I am concerned about the impact that the imbalances in education have on teacher engagement and job satisfaction. I know firsthand the toll that the imbalances caused by traditional workflows in education can have on a teacher. Those unrealistic workflows almost drove me out of education. That’s why the theme of balance has permeated my work for years. I host a podcast called The Balance and wrote a book titled Balance with Blended Learning because I see teachers struggling with balance in every coaching and training session I facilitate.
As I work with teachers, I stress the importance of balancing the various elements within the design of a lesson. When we design learning experiences with balance in mind, the output of a lesson will feel more balanced too.
There are several reasons it’s critical to consider balance when designing learning experiences. First, I do not want the teacher to do the lion’s share of the work in the lesson. The person doing the work in a classroom is the person doing the learning. So, students should do the heavy cognitive lift of making meaning and applying their learning. That belief has informed the way I define blended learning. Blended learning is “active, engaged learning online combined with active, engaged learning offline to give students more control over time, place, pace, and/or path of their learning.” This definition is grounded in a constructivist perspective that positions the student at the center of learning. They are not passive consumers but rather active participants. We must strive to design lessons that shift the focus and the control from teacher to learner.
Second, I want learning to be a partnership between the teacher and the student. Students must share the responsibility for learning. That means they need to be able to flex their metacognitive muscles by setting goals, tracking and monitoring their progress, reflecting on their learning, and assessing their own work. As Katie Novak and I write in UDL and Blended Learning: Thriving in Flexible Learning Landscapes, these are critical skills students need to develop if they are going to become expert learners who are motivated, resourceful, strategic, and capable of advocating for themselves.
Third, I do not want teachers to design learning experiences or use technology to isolate learners. Instead, I want them to cultivate a powerful learning community capable of making meaning together. Lessons that encourage conversation and collaboration are more likely to be engaging for students. They also help students to view one another as valuable resources in the classroom. Instead of the teacher being the only source of information, support, or feedback, students develop the skills necessary to be resources for one another.
The next time you sit down to design a lesson, ask yourself…are these elements balanced? If not, can you modify your design to create more balance? How might balancing these aspects of your lesson yield a more engaging experience for you and your students?
|Online Learning Activities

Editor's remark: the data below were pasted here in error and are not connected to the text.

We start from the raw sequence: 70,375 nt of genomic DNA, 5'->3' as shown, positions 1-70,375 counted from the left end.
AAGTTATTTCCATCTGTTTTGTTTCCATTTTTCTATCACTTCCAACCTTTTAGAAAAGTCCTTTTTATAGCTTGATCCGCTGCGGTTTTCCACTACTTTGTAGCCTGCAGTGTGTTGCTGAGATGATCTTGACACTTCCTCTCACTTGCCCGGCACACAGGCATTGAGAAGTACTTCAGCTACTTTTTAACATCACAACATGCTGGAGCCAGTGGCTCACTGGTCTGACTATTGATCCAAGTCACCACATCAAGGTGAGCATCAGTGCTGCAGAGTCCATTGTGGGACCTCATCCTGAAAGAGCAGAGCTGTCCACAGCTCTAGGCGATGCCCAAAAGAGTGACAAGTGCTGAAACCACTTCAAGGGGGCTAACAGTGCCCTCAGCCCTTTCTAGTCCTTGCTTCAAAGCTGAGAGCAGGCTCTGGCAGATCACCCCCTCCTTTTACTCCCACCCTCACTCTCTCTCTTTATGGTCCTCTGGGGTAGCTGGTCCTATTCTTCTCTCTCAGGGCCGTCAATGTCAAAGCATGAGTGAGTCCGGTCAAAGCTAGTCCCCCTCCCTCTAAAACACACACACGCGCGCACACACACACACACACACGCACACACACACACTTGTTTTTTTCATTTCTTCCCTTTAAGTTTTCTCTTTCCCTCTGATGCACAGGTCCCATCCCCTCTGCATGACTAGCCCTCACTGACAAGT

|Offline Learning Activities
|Teacher Controls the Pace
|Students Control the Pace
If teachers design their lessons with a high level of intentionality and strive to balance the various elements within the lesson, there are several potential benefits.
- Teachers will have more time to interact with and support individual or small groups of students to differentiate instruction, supports and scaffolds, practice, and application.
- Students will be more interested and engaged because they have more control over their learning.
- Students will develop their metacognitive and self-regulation skills.
- Students will learn how to be valuable resources for each other when it comes to feedback and collaboration.
- Teachers will have more success building a dynamic learning community because students have more opportunities to learn with and from each other.
As we blend technology and tradition moving forward, there is an opportunity to re-evaluate our approach to designing and facilitating learning experiences to better meet the needs of diverse groups of students and lighten teachers’ loads. Instead of feeling pressure to do it all, I would love to see teachers share the responsibility for learning with students by designing lessons that encourage them to take an active role in the learning process.
After a challenging year, I worry about teacher engagement. My doctoral research indicated that a teacher’s work designing learning experiences is cognitively engaging. Higher levels of perceived student engagement are emotionally engaging. Finally, the quality of a teacher’s relationships with students is socially engaging. Since these aspects of a teacher’s work are critical to their engagement, teachers benefit from spending time and energy designing balanced learning experiences that engage students and allow them to connect with learners. However, they are unlikely to have the time or energy for this design work if they are overwhelmed by stacks of literal or digital assignments. Instead, I’d like teachers to consider the role students can play in providing each other with peer feedback, helping each other make meaning, and assessing their own work. Shifting the responsibility for learning to students helps them develop a better understanding of themselves as learners and frees teachers to invest their finite time and energy in aspects of their work that they find engaging and rewarding.
Leaders looking to support teachers with self-paced online learning opportunities this summer can request a quote for my Getting Started with Blended and Online Learning and my Advancing with Blended and Online Learning Courses!